USAMMDA HIV Expert Appointed to Lead Prestigious International Vaccine Institute

Col. Jerome Kim

Col. Jerome Kim, Deputy Director and Chief, Department of Molecular Virology and Pathogenesis at the U.S. Military HIV Research Program and HIV Vaccines Project Manager with the U.S. Army Medical Materiel Development Activity at Fort Detrick, Maryland, has been selected to serve as the new Director-General of the International Vaccine Institute. (Courtesy photo)

Col. Jerome Kim, Deputy Director and Chief, Department of Molecular Virology and Pathogenesis at the U.S. Military HIV Research Program and HIV Vaccines Project Manager with the U.S. Army Medical Materiel Development Activity at Fort Detrick, Maryland, has been selected to serve as the new Director-General of the International Vaccine Institute after his retirement from the Army in early 2015.

The International Vaccine Institute is a Seoul-based non-profit devoted to research in vaccine development and delivery in cooperation with the World Health Organization.

"I am honored by the opportunity to join IVI, and I look forward to working with the IVI team, partners and donors," said Kim, "IVI is a very unique organization. Its breadth in vaccinology spans research and development, epidemiology, technology transfer, policy and access. Together, we will improve the health and wellbeing of the world's poorest populations through fulfilling IVI's mission â€" to discover, develop and deliver safe, effective and affordable vaccines for developing nations."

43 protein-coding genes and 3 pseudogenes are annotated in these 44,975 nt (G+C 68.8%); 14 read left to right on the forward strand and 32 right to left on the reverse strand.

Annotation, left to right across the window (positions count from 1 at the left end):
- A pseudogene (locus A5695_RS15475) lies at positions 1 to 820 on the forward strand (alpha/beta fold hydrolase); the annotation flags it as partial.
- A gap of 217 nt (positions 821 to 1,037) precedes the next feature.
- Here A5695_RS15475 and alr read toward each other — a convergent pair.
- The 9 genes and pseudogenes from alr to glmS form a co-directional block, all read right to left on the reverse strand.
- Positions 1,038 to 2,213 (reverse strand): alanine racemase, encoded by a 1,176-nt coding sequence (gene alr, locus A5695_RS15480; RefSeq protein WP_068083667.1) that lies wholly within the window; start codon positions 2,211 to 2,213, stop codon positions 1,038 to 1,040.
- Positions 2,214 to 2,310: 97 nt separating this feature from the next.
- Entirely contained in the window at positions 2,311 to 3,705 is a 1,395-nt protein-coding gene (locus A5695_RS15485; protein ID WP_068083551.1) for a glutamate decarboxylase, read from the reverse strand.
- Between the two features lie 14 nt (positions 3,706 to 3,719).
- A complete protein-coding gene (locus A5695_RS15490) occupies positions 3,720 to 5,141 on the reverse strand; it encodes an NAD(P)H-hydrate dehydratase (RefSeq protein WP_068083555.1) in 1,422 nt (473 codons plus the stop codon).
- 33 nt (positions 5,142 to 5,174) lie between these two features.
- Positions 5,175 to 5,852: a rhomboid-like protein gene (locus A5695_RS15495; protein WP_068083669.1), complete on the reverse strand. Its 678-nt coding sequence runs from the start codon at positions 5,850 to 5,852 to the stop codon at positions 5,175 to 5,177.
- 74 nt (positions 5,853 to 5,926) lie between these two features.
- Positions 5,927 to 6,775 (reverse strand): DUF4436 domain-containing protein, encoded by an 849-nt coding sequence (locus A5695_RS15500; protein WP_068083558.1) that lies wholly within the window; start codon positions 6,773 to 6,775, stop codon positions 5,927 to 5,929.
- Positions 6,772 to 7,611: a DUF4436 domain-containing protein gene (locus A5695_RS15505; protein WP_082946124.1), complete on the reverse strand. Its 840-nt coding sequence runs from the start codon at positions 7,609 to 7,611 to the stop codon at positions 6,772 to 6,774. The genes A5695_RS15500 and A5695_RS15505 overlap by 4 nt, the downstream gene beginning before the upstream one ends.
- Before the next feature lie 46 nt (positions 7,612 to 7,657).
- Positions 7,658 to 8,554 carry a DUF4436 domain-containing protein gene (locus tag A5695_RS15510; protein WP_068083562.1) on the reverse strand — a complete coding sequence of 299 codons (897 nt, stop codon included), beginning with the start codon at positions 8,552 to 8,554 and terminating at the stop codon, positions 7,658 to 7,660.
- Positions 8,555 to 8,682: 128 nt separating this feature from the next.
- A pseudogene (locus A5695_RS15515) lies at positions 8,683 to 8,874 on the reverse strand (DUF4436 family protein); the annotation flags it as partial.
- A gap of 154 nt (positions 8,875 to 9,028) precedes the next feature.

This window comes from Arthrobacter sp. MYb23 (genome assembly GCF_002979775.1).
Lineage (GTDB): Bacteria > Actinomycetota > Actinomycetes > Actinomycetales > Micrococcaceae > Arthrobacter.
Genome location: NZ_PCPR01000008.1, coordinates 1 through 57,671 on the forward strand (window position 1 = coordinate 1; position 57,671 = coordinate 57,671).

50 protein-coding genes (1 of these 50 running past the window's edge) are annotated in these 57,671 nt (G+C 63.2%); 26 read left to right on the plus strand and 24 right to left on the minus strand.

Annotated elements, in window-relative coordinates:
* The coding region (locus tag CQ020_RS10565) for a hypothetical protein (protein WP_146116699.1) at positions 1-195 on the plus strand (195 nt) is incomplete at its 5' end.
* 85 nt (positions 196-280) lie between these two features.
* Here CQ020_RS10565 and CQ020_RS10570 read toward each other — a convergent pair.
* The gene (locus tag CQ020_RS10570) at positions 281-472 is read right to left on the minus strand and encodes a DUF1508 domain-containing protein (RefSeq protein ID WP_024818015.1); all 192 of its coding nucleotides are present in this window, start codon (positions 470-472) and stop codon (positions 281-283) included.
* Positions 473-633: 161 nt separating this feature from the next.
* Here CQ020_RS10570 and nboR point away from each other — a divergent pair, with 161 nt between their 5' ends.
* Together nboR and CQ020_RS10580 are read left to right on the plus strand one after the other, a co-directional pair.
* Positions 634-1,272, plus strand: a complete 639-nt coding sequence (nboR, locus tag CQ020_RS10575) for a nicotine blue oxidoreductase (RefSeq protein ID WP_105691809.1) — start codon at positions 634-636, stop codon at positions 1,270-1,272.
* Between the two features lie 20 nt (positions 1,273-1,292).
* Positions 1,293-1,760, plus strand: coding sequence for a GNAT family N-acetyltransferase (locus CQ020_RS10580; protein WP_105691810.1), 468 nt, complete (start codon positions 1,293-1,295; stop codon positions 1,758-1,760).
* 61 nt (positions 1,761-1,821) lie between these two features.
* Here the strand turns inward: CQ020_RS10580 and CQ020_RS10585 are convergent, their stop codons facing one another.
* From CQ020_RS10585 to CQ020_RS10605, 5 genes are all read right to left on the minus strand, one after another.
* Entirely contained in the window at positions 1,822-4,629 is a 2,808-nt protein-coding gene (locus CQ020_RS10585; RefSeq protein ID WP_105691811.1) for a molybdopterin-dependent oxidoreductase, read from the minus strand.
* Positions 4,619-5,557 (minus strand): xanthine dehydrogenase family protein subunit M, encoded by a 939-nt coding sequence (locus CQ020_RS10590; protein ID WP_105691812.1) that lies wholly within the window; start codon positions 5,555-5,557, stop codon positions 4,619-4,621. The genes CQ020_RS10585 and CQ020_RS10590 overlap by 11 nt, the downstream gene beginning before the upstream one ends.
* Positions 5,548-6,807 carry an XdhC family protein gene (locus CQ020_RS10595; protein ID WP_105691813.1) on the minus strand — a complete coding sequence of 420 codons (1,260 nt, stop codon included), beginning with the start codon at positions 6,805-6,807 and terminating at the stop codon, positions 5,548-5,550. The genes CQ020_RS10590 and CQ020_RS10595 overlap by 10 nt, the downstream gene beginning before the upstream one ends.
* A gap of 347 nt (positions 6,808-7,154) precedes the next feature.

Prof. Adel A. Mahmoud, Chaif of IVI's Board of Trustees, announced the appointment.

"Jerome's scientific knowledge, technical expertise and organizational and leadership skills make him an ideal fit for the position," said Mahmoud. "With his distinguished track record in vaccine research and development and passionate commitment to vaccines, he will bring strong scientific leadership and management of a dynamic international organization."

Kim served as the U.S. Army lead for the Phase III HIV vaccine trial (RV144), which was the first to show an HIV vaccine could protect against infection, as well as subsequent studies that identified laboratory correlates and HIV sequence changes associated with vaccination.

He was named one of "The 50 Most Influential People in Vaccines" in 2014 by the vaccine industry organization, Vaccine Nation. Kim was the principal deputy and chief of the Laboratory of Molecular Virology and Pathogenesis at the U.S. Military HIV Research Program and the U.S. Army's project manager for the HIV Vaccines and Advanced Concepts Evaluation and Staging.

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Last Modified Date: 03-Oct-2014